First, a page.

Democracy Is Dead

Active intervention in student elections has illustrated the ad­ministration’s unwillingness to allow students any measure of self-­government. . . Students must overcome apathy and disunity before they are again presented with choice censorship as a fait accompli.

The Daltonian - Vol. XLVI, No. 5, March 4, 1988


On Jan.13, 1988, the Supreme Court ruled 5 to 3 that public school officials have broad power to censor school newspapers and other "school- sponsored expressive activities".



The Daltonian - Vol XLVII, No. 3, October 31, 1988

Perspective David Menschel

. . .To prohibit Morton Downey from addressing the Dalton community would be anti-intellectual, closed minded and erroneous. This blatant censorship would deny us the oppor­tunity to consider opinions which deviate from the mainstream. . .



The Daltonian - Vol. XLVII, No. 2, October 13, 1989

Dalton Alumna Writes Letter to The New York Times

. . .even at private institu­tions, requires freedom of speech and access to knowledge. . .



Dalton Connections - Spring 1992

Remembering Dalton 1935-1945 Marian Seldes (’45)

Censorship: When the angels were painted over with yellow paint.



The Daltonian - Vol. L, No. 4, November 25, 1992

To the Editors,

. . .By confusing choices made on the ba­sis of the identity of a publication with censorship, the editors have misunderstood the nature of editorship. . .



Perspective | Samuel Waxman

Political correctness



The Daltonian - Vol. LII, No. 4, January 6, 1995

Choice Words? An Assessment of the Short-Lived Cursing Fine

. . .Any issue which concerns ideals as serious as freedom of speech deserves the attention and consensus of the student body. . .



The Daltonian - Vol. LIII, No. 2, October 6, 1995

Editorial …continued from Page 2

. . .forbidding one company from advertising in our publication de­spite its willingness to pay our rates, we are violating the First Amend­ment rights of this organization. . .



The Daltonian - Vol. LV, No. 7, June 3, 1998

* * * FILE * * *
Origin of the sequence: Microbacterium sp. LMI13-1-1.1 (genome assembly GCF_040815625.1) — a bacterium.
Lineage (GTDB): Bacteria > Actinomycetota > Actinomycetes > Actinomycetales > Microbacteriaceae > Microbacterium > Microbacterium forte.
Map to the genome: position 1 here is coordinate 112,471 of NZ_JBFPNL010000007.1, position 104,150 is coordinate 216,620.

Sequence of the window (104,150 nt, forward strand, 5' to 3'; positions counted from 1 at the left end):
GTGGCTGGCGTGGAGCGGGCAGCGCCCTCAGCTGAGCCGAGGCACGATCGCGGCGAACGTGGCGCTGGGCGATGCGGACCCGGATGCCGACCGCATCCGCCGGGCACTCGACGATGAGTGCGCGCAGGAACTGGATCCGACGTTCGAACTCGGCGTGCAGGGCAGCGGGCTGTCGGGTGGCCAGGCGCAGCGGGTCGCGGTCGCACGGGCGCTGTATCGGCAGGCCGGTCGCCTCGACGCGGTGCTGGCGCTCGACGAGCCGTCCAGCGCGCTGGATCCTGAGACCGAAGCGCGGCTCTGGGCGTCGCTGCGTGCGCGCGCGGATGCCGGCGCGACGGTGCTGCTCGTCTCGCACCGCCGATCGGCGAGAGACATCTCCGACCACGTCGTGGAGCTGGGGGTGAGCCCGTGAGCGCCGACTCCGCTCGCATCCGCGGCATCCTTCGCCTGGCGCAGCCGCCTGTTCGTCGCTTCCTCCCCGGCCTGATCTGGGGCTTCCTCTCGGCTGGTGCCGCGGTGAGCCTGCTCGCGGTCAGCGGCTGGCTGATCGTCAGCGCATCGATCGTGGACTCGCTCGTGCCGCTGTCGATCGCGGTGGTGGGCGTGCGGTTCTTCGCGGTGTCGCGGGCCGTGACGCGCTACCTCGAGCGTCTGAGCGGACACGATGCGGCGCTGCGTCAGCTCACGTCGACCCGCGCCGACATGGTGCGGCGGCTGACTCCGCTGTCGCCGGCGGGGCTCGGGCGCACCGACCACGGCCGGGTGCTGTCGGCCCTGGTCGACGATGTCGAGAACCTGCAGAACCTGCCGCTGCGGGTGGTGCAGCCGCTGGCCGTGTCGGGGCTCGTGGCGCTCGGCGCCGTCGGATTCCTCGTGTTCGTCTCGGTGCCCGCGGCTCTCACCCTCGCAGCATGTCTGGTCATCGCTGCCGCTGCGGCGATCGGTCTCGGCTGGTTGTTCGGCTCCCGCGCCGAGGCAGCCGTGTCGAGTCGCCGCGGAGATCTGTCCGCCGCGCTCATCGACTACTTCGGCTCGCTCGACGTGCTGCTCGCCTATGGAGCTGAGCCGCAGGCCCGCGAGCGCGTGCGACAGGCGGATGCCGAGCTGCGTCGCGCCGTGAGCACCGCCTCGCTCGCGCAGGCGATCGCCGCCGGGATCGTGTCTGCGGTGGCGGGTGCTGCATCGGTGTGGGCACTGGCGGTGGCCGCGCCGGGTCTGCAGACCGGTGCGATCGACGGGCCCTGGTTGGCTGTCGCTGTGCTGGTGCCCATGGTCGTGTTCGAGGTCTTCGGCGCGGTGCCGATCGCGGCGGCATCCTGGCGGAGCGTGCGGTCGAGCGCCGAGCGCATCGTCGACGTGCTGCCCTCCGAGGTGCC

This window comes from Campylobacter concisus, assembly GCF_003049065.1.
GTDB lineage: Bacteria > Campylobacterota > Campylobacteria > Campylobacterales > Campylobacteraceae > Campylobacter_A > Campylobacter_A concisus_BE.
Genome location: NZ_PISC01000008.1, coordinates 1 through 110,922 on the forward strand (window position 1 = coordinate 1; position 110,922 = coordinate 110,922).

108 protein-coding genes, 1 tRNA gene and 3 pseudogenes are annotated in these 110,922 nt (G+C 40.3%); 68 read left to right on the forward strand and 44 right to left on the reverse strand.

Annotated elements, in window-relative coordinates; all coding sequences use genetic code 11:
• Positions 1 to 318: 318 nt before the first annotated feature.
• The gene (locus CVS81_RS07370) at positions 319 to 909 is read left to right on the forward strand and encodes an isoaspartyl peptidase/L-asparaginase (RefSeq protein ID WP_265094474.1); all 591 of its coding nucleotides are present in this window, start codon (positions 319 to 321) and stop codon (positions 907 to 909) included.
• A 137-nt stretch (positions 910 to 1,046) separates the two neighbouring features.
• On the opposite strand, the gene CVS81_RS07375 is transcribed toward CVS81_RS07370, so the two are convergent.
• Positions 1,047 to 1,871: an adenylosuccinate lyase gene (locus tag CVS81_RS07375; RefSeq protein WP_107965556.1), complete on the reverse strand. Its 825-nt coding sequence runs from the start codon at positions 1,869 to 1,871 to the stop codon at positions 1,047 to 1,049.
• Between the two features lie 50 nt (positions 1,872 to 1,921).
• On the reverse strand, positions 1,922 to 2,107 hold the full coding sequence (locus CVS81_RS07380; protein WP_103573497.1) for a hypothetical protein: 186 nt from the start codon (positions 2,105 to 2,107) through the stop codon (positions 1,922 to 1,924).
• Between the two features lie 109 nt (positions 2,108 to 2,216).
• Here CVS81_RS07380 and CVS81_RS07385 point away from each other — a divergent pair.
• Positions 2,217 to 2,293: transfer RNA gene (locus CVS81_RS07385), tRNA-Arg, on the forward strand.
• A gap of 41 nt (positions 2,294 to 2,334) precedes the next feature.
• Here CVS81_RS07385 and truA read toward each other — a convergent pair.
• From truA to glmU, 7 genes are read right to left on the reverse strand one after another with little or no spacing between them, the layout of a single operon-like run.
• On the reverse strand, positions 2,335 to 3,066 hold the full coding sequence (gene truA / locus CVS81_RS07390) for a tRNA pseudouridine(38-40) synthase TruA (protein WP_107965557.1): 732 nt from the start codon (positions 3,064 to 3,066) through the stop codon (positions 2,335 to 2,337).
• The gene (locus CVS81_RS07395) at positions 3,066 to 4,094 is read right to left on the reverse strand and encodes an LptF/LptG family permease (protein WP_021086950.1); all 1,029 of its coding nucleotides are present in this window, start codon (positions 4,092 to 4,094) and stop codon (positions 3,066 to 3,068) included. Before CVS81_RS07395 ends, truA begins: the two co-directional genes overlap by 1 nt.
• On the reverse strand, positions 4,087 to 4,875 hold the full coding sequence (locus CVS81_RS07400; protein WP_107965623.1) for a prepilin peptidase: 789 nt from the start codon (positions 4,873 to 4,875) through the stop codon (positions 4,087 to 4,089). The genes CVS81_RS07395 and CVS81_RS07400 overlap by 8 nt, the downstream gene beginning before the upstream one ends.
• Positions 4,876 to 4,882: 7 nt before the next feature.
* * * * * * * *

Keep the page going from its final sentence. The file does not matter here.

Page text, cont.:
Administration Censors Students

. . .But three cases of ad­ministrative intervention this academic year have brought into light the question of what is appropriate for public display in Dalton. . .



The Daltonian - Vol. LVI, No. 2, September 10, 1998

1999: Year of the Boocock (Interim Headmaster Roger Boocock)

Daltonian: Last year there was a feel­ing within the student body that there was too much censorship by the administration . . .

Roger Boocock: . . .I think those are very real issues and it’s a very complicated mat­ter to decide what, in fact, is ap­propriate, and people have very different opinions.



The Daltonian - Vol. LVI, No. 4, January 13, 2000

The Uncensored Scoop on Censorship at Dalton



The Daltonian - Vol. LVI, No. 7, May 18, 2000


A Response to The Alternative

. . .We do not wish to censor student opinion; however, as editors, we have a moral responsibility. . .



The Dalton Alternative - Year 2, No. 1, October 24, 2000

Censorship at Dalton



The Daltonian - Vol. LVI, No. 6, June 14, 2001

Hail to the Chief

. . .Daltonian: Censorship has be­come a big issue in the commu­nity - do you have any ideas about how to placate both the administration and the student body?

EP (student president-elect Josh Motelow): Censorship is a difficult issue to address. . .



The Daltonian - Vol. LXIII, No. 5, March 14, 2005

Is Political Bias Stifling Students in the Classroom?

. . .All students need to have the assurance that they can express their views—whatever they may be—without being verbally attacked simply because of political leanings. . .



The Daltonian - Vol. LXXIII, No. 2, October 23, 2006

Web Censorship at Dalton

. . . The issue isn’t censorship but unsupervised access. . .



The Daltonian - Vol. LXXIV, No. 6, February 11, 2008

Diversity of Thought

For a progressive institution, Dalton sure is becoming intolerant. . .

I tried to avoid controversy and went along with what I perceived as unfair censorship. But since my speech—to my knowledge— didn’t have offensive content, it should not have been edited. . .



The Daltonian - Vol. LXXVIII, No. 7, June 1, 2012

Who's Afraid of Prior Review?

Editorial and response



The Daltonian - Vol. LXXXI, No. 5, March 15, 2015

The Silenced Voices in Racial Discussions



The Daltonian - Vol. LXXXIII, No. 2, October 27, 2016

Dalton’s Written Past: Sense and Censor-Ability (see May 9, 1980 above for original article)

“The whole Art Department was very upset about it,” she recalled. Then, she turned to her class of High School students present in the room and asked them what they would think if photo-graphs containing nudity were hung on the second floor today. . .



The Daltonian - Vol. LXXXIII, No. 8, April 19, 2017

. . .Dilemma: Should members of an intellectual institution have the right to censor perspectives disagreeable to them?. . .



The Daltonian - Vol. LXXXIV, No. 4, March 1, 2018

Freedom of Speech

The challenge for Dalton in uniformly promoting freedom of speech and intellectual independence is how to welcome all speakers, but also maintain a community in which all students are valued and respected. . .